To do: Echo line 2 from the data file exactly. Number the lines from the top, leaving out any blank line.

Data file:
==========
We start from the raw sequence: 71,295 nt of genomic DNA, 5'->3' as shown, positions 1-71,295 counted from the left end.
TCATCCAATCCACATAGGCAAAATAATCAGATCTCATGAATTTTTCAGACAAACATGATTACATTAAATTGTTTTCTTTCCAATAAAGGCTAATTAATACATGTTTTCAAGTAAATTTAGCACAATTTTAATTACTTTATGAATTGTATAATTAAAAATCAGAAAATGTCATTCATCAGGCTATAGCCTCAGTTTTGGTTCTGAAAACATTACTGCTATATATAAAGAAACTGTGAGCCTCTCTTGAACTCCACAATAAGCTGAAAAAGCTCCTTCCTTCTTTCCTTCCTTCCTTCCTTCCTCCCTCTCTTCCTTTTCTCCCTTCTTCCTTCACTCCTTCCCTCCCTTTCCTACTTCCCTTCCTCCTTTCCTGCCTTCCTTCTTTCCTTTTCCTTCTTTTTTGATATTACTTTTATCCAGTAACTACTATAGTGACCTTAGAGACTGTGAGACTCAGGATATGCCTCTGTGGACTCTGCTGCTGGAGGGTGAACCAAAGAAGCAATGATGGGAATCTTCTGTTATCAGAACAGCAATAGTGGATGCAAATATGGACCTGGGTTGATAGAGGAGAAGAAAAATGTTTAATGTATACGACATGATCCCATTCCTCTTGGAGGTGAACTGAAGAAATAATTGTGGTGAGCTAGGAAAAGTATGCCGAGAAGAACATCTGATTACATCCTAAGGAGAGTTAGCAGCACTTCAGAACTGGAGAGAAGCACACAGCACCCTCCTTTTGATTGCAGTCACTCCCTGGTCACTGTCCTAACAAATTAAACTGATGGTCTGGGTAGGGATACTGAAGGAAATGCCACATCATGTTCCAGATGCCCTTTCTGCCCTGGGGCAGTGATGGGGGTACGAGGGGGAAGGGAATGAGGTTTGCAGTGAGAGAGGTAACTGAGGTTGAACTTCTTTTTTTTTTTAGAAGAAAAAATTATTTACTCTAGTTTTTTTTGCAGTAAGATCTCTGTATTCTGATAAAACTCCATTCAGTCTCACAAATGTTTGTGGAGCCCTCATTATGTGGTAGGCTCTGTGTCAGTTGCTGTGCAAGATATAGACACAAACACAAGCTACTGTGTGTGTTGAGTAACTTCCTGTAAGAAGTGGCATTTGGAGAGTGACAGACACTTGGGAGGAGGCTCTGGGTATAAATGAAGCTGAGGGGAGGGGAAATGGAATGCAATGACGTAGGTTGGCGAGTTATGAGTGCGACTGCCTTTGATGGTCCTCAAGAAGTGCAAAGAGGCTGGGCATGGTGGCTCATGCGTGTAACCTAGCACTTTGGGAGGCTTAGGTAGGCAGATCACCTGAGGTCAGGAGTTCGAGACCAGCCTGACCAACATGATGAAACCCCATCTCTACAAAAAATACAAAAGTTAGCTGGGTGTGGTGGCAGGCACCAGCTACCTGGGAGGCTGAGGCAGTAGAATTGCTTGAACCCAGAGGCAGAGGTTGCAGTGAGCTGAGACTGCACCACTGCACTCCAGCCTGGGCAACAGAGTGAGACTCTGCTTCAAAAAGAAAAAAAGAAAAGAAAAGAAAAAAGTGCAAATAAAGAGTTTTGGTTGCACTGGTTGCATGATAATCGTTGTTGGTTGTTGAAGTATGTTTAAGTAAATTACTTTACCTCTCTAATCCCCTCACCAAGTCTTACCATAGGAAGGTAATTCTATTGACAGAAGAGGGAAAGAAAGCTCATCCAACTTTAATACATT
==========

TCATCCAATCCACATAGGCAAAATAATCAGATCTCATGAATTTTTCAGACAAACATGATTACATTAAATTGTTTTCTTTCCAATAAAGGCTAATTAATACATGTTTTCAAGTAAATTTAGCACAATTTTAATTACTTTATGAATTGTATAATTAAAAATCAGAAAATGTCATTCATCAGGCTATAGCCTCAGTTTTGGTTCTGAAAACATTACTGCTATATATAAAGAAACTGTGAGCCTCTCTTGAACTCCACAATAAGCTGAAAAAGCTCCTTCCTTCTTTCCTTCCTTCCTTCCTTCCTCCCTCTCTTCCTTTTCTCCCTTCTTCCTTCACTCCTTCCCTCCCTTTCCTACTTCCCTTCCTCCTTTCCTGCCTTCCTTCTTTCCTTTTCCTTCTTTTTTGATATTACTTTTATCCAGTAACTACTATAGTGACCTTAGAGACTGTGAGACTCAGGATATGCCTCTGTGGACTCTGCTGCTGGAGGGTGAACCAAAGAAGCAATGATGGGAATCTTCTGTTATCAGAACAGCAATAGTGGATGCAAATATGGACCTGGGTTGATAGAGGAGAAGAAAAATGTTTAATGTATACGACATGATCCCATTCCTCTTGGAGGTGAACTGAAGAAATAATTGTGGTGAGCTAGGAAAAGTATGCCGAGAAGAACATCTGATTACATCCTAAGGAGAGTTAGCAGCACTTCAGAACTGGAGAGAAGCACACAGCACCCTCCTTTTGATTGCAGTCACTCCCTGGTCACTGTCCTAACAAATTAAACTGATGGTCTGGGTAGGGATACTGAAGGAAATGCCACATCATGTTCCAGATGCCCTTTCTGCCCTGGGGCAGTGATGGGGGTACGAGGGGGAAGGGAATGAGGTTTGCAGTGAGAGAGGTAACTGAGGTTGAACTTCTTTTTTTTTTTAGAAGAAAAAATTATTTACTCTAGTTTTTTTTGCAGTAAGATCTCTGTATTCTGATAAAACTCCATTCAGTCTCACAAATGTTTGTGGAGCCCTCATTATGTGGTAGGCTCTGTGTCAGTTGCTGTGCAAGATATAGACACAAACACAAGCTACTGTGTGTGTTGAGTAACTTCCTGTAAGAAGTGGCATTTGGAGAGTGACAGACACTTGGGAGGAGGCTCTGGGTATAAATGAAGCTGAGGGGAGGGGAAATGGAATGCAATGACGTAGGTTGGCGAGTTATGAGTGCGACTGCCTTTGATGGTCCTCAAGAAGTGCAAAGAGGCTGGGCATGGTGGCTCATGCGTGTAACCTAGCACTTTGGGAGGCTTAGGTAGGCAGATCACCTGAGGTCAGGAGTTCGAGACCAGCCTGACCAACATGATGAAACCCCATCTCTACAAAAAATACAAAAGTTAGCTGGGTGTGGTGGCAGGCACCAGCTACCTGGGAGGCTGAGGCAGTAGAATTGCTTGAACCCAGAGGCAGAGGTTGCAGTGAGCTGAGACTGCACCACTGCACTCCAGCCTGGGCAACAGAGTGAGACTCTGCTTCAAAAAGAAAAAAAGAAAAGAAAAGAAAAAAGTGCAAATAAAGAGTTTTGGTTGCACTGGTTGCATGATAATCGTTGTTGGTTGTTGAAGTATGTTTAAGTAAATTACTTTACCTCTCTAATCCCCTCACCAAGTCTTACCATAGGAAGGTAATTCTATTGACAGAAGAGGGAAAGAAAGCTCATCCAACTTTAATACATT